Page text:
Academic Uses Spotlight of Stage to Highlight Diversity Initiatives - Higher Education


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Academic Uses Spotlight of Stage to Highlight Diversity Initiatives

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Theater has always been a part of Dr. Harry J. Elam Jr.’s life. As a child, his mother kept a box of costumes for him to dress up in.

“I was fortunate too that she took me to the theater,” says Elam, who had served as vice provost for undergraduate education at Stanford University before being named president of Occidental College. “I just remember being amazed at acting and actors, and also, more than that, the power of theater to deal with complex, important social issues.”

Dr. Harry J. Elam Jr.

In high school, Elam formed a theater group called “The Family” within the Black Youth Theater Group in Boston and continued to participate while in college at Harvard University.

By senior year, Elam intended on pursuing a law degree. However, he realized that the only aspect of law school that “excited” him was the “drama of the courtroom.”

Elam decided to attend the University of California at Berkeley where he eventually earned his doctorate degree in dramatic arts. There, he became interested in the research side of theater.

“When I got there, I found that love of research and theater, that love of writing critically about theater and performance,” says Elam. “And also coupled that with the idea of teaching. I really liked all of that.”

After graduating, he received a job as director of the committee of Black performing arts at Stanford. However, he arrived at a difficult time for both the university and the arts. At the time, the school was looking to cut a portion of its operating budget. One way to accomplish that was by eliminating the performing arts program. However, Elam pulled together students, alumni and faculty to save the department.

“I’ve seen the arts go from that sense of being almost an exercise to a space of much more prominence at Stanford,” says Elam. “And that sense of elevating the importance of the arts and creating better spaces for the arts at Stanford is something I’ve seen in my lifetime.”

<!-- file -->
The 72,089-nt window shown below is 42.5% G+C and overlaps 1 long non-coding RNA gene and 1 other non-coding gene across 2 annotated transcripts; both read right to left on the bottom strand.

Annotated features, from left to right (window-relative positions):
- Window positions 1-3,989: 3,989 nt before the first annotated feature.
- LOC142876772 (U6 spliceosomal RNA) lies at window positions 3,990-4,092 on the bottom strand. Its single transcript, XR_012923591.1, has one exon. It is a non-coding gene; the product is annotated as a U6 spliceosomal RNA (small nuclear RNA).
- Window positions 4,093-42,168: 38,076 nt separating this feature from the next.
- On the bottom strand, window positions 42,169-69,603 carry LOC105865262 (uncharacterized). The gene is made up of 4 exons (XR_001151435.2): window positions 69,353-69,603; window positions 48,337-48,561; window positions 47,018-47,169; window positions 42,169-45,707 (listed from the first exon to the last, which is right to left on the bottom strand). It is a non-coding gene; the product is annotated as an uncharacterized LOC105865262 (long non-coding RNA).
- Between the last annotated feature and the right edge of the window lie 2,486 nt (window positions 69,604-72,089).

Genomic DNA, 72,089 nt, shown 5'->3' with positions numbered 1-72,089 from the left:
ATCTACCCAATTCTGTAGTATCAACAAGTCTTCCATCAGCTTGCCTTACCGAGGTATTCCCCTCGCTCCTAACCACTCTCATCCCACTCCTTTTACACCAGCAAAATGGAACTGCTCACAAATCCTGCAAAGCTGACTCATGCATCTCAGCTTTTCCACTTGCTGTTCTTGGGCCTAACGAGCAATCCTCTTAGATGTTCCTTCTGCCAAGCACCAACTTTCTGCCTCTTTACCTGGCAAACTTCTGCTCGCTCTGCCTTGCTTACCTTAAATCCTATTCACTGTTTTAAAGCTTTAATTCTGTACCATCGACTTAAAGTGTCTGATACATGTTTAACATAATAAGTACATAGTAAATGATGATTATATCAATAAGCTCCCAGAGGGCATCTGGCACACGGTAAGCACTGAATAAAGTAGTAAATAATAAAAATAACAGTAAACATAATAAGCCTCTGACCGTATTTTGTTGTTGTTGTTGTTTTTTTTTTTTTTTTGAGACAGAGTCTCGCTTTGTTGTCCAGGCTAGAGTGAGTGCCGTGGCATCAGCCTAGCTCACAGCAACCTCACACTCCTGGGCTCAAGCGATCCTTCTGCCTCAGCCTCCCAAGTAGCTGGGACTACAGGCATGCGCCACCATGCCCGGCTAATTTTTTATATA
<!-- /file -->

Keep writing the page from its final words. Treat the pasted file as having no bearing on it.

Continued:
During his 30 years at Stanford, Elam implemented a number of diversity initiatives. He created the Institute for Diversity in the Arts which trains and supports artists who bring diversity to their work in terms of both race and types of art.

He also worked toward increasing the number of students of color entering the science, technology, engineering and mathematics (STEM) fields. Elam created a program where students received mentorship and support towards research throughout their college career.

Additionally, Elam serves as one of the co-chairs of the diversity cabinet, which brings faculty and staff together to work on issues of diversity and inclusion on campus. While at Stanford, Elam says he was running a small liberal arts college within a larger university but was looking to expand on those experiences through a presidency role.

Elam was intrigued with Occidental’s focus on “reimagining, renewing, doing and rethinking liberal education in a place that is a distinctly urban setting.”

As part of his first goal as president of Occidental, Elam plans to work toward “thriving” in the new normal amid the coronavirus pandemic. Elam, who started his new role last month, will develop a more cohesive strategic plan and wants to build relationships within the city of Los Angeles.

Throughout his career, Elam has written seven books and his research has appeared in journals such as American Drama, Modern Drama, Theatre Journal and Text and Performance Quarterly.

Elam’s past experience as a theater director prepared him for his administrative roles and duties.

“That sense of working towards a collaborative vision, working collectively, trying to bring out people’s best work and ultimately in both academia and in the theater, the show needs to go on,” he says. “So, you’re working towards that.”

As an administrator, Elam says there’s never a dull moment and there’s always something to get “jazzed about.”

“I love working with students, even as my hair disappears. I feel younger,” he adds. “You get to reinvent yourself every September with the start of school and really interacting with them is one of the things that make what we do particularly special.”

This article originally appeared in the May 28, 2020 edition of Diverse. You can find it here.

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